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Social distancing, coronavirus outbreak
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Ross: What will we tell future generations about this outbreak?

(Jonathan Hayward/The Canadian Press via AP)

Like a lot of media people during this outbreak, I’ve been working away from the studio this week, broadcasting from my daughter’s office in West Virginia.

She has 34 pictures of her daughter – my granddaughter – displayed on the corkboard above the desk.

It got me to thinking: I remember hearing my parents and grandparents talking about what they lived through – world wars, the Depression – all that “Greatest Generation” stuff. They remembered the soup kitchens, scrap metal drives, and the country pulling together.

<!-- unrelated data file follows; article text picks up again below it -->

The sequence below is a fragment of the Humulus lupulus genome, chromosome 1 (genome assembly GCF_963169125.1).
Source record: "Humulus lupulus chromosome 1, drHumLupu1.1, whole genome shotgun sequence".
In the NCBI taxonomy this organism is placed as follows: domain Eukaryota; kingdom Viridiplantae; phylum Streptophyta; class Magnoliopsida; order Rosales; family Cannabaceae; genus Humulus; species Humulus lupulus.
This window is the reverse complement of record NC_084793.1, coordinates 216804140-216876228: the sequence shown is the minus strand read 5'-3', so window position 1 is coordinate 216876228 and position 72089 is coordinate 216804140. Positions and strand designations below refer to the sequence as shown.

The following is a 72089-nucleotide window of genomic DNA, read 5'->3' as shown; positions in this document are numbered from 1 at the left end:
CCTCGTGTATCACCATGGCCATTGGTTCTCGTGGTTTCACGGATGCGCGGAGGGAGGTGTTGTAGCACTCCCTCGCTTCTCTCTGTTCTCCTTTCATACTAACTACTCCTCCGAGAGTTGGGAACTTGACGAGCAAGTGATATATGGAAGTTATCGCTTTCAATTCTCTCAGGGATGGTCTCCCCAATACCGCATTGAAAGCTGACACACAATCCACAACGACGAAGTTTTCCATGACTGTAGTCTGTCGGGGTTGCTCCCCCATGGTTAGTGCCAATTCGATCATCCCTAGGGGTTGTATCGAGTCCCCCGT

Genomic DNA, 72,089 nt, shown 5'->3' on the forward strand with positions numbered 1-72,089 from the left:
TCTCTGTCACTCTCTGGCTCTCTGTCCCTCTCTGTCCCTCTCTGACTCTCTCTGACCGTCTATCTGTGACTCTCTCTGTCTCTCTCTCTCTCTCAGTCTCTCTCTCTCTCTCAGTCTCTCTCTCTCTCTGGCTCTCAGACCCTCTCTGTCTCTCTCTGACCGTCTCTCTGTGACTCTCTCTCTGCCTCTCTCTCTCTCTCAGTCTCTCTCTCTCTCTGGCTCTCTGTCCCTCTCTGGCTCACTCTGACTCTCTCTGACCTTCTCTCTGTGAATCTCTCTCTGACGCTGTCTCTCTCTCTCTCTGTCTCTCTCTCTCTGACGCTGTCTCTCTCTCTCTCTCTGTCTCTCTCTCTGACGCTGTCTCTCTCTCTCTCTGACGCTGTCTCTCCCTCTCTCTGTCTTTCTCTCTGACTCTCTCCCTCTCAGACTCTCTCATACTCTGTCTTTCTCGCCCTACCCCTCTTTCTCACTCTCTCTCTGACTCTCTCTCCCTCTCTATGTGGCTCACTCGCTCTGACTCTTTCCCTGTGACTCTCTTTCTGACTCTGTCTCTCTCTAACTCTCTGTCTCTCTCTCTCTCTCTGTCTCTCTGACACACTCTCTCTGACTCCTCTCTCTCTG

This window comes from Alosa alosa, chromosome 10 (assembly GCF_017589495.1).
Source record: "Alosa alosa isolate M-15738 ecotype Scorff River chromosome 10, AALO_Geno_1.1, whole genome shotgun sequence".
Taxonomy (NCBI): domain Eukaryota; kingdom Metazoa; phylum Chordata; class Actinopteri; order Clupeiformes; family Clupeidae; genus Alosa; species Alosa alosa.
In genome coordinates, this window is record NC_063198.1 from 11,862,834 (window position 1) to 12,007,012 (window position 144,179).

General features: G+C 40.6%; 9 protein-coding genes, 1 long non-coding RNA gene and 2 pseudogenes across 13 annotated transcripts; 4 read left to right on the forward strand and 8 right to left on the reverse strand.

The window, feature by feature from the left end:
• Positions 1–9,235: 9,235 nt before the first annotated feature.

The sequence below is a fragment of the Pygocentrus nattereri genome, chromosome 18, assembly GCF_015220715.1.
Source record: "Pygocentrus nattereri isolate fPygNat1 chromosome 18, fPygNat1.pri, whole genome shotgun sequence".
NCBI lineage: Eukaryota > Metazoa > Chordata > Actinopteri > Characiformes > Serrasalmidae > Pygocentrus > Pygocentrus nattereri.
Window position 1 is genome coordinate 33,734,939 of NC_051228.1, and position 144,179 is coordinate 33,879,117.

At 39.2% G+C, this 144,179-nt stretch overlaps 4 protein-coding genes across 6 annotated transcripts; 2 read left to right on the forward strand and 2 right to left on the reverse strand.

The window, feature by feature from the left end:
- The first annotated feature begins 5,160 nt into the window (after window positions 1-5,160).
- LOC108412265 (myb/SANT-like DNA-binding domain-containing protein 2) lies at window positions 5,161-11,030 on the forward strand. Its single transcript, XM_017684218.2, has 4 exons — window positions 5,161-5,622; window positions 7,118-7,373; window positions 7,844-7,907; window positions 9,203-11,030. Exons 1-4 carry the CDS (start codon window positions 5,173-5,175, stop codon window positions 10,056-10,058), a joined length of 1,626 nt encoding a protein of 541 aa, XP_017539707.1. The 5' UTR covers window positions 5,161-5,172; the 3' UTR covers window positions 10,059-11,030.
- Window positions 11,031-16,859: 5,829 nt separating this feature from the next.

Those 34 snapshots are telling me that someday, that little kid is going to look at me and say Grandpa what was it like during the Great Pandemic of 2020?

I want to be able to tell her in my grandpa voice: People were scared at first, and for a while you couldn’t even find toilet paper, and we blamed it all on China.

But then we calmed down, and we started helping each other; we found ways to work without driving – which actually made the air cleaner – we found that even with everything closed you could still go for a walk on a sunny day, and still get take-out, and we didn’t complain if they were out of “Extra Crispy,” we were fine with “Original Recipe.”

Then even after the scientists fixed everything, we learned that you should save when times are good because you never know when times will be bad.

So that’s my advice on how to get through this outbreak: Live the story you want to be able to tell your grandkids.

Listen to Seattle’s Morning News weekday mornings from 5 – 9 a.m. on KIRO Radio, 97.3 FM. Subscribe to the podcast here.

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